The most prestigious whites are probably the Viogniers from Condrieu and Château Grillet. Though you'll also find Roussane and Marsanne. In the Northern Rhône, the Cru appellations produce premium wines with prices to match. It's here you'll find the Syrah-Viognier blend at eye-watering prices in Côte-Rotie, and other elegant Syrahs in Cornas and Saint-Joseph. Moving down the valley into the Southern Rhône, you'll find basic Côtes-du-Rhône at affordable prices, with 18 named villages presenting their Grenache based blends in either Côtes-du-Rhône Villages wines, or, in named village appellations (and at somewhat higher prices) you'll find most of the "Cru" (or premium named sites which have been given AOC status) such as Gigondas, and the renowned Châteauneuf-du-Pape. Variety also comes from sweet wines made in Rasteau, and the world famous Muscat de Beaume-de-Venise, while Tavel is the only appellation in the Rhône Valley which produces nothing but rosé wine.
There really is something for everyone. To find out more, or to see a map of the appellations and how they fit into the area between Lyon and the Mediterranean, visit http://www.rhone-wines.com/ for resources on tourism in the area. There's also lots of information on the key wines of this diverse region.
Vacqueyras is one of the Cru or premium appellations upgraded from Côtes-du-Rhône Villages status in 1990. This example is a blend of Grenache, Syrah and Mourvèdre - all 3 of which are often known by other names when grown elsewhere. For example, Grenache becomes Garnacha and Mourvèdre becomes Monastrell in Spain, or Mataro in Australia, while robuster, forms of Syrah with more black pepper than violet are known as Shiraz across the wine producing world. Together, you'll find GSM blends from Australia, South Africa and other new world wine producers, but it's here on the Rhône valley that this blend first came to prominence, and, some would argue, where it finds it's best expressions.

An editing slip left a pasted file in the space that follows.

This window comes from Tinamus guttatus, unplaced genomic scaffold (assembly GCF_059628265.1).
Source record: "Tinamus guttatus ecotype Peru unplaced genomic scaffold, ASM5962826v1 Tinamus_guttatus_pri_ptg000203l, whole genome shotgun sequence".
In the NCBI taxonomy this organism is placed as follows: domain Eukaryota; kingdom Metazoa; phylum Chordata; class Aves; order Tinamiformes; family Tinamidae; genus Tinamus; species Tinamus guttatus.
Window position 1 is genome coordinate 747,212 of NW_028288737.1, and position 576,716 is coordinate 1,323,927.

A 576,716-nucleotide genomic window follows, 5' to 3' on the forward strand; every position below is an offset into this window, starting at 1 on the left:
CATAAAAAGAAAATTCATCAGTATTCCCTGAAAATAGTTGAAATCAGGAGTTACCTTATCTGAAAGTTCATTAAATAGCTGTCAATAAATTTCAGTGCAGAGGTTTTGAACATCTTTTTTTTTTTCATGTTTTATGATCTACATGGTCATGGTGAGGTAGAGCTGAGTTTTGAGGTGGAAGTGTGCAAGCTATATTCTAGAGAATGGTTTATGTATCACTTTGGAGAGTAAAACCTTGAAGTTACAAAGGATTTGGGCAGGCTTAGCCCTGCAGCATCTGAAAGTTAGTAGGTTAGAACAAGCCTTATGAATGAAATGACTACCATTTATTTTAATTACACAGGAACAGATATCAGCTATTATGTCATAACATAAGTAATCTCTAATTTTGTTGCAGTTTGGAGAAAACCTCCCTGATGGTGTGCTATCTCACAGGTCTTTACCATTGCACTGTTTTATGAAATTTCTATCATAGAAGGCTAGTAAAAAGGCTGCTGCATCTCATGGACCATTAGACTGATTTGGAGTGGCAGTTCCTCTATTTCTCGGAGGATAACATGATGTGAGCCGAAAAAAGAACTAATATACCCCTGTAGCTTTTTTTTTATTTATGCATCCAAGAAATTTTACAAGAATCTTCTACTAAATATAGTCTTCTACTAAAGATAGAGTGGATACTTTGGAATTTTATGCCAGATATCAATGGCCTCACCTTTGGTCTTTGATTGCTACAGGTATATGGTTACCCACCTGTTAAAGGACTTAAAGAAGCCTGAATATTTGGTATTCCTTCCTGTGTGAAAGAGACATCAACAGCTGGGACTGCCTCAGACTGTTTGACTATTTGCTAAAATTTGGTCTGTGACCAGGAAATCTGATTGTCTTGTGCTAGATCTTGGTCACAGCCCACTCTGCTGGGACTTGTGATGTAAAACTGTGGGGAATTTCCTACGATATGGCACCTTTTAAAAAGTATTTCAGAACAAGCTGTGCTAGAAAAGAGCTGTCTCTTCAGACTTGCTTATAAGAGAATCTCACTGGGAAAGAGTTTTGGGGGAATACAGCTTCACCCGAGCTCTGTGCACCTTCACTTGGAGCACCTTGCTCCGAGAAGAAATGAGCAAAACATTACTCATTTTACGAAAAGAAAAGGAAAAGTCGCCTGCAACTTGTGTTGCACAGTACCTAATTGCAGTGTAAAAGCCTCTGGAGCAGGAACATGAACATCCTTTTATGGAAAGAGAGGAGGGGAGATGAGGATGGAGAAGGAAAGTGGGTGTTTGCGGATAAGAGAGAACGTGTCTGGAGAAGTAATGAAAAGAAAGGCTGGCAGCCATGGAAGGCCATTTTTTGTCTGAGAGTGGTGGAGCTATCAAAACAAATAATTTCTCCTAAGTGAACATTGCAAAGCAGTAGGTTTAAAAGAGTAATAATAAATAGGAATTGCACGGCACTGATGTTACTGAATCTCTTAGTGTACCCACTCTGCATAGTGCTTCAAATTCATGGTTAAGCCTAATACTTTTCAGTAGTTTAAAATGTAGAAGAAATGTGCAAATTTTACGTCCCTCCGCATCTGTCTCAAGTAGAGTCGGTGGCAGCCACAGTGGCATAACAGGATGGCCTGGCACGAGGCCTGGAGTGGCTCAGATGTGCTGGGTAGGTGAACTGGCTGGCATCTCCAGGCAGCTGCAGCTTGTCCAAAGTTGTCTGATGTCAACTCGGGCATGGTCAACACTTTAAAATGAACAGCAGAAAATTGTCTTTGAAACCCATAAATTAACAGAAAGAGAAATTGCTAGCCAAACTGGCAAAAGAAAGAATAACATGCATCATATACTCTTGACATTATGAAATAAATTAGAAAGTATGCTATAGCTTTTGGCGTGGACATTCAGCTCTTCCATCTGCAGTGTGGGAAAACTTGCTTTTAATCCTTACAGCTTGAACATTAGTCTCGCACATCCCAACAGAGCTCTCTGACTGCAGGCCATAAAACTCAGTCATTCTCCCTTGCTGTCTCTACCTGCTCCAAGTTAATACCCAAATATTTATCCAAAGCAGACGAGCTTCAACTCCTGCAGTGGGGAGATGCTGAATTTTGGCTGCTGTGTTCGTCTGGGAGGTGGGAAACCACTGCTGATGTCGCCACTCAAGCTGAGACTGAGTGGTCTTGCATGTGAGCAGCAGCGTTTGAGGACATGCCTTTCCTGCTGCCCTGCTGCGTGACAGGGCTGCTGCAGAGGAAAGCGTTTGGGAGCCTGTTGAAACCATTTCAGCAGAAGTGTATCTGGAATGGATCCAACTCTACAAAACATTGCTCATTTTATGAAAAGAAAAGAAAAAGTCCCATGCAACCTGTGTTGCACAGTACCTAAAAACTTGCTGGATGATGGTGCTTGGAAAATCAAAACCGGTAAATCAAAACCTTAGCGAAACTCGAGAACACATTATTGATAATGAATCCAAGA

So what to expect from this wine..
It's surprisingly smooth. There's quite a lot if tannin but that's well integrated and with the acidity, the wines keep reasonably well. Still, it's clearly a "Big Red" with a high Purple Teeth (alert your dentist) rating as it's dark colours really will stain. There is a core of blackcurrant cassis and some dark red fruit, but the key delivery is the layers of spice, from pepper to liquorice. And though it packs an alcoholic punch at 14,5% it's well balanced and doesn't burn. It's a pleasing wine that would pair well with anything from spaghetti meatballs to Sunday roast. Cheaper than a Châteauneuf-du-Pape but a serious cut above a basic Côtes-du-Rhône, it's worth a try if you like hearty, spicy reds. It's riches complement a winter evening with mulled wine scented candles, fireside movies and warm blankets. My feeling is that this example would improve with further aging. At £17.99, I think Naked have over-priced this wine, though the Angel price of £12.49 is a bit more realistic. You'll struggle to find much at that price in specialist wine retailers. According to the labeling, the winemaker is in transition to sustainable practices if that's the sort of thing that grabs you.
Vacqueyras isn't really a supermarket wine, so if you would like to treat yourself to some, Morrisons are the only grocers where I found one for sale at the rather hefty price of £28.99 for the Domaine la Garrigue Vacqueyras 2009. Perhaps a better starting point may be the Majestic offering at £17.49 of the Vacqueyras Pavane 2011 La Bastide Saint Vincent. I can't vouch for either as I've not yet tasted them.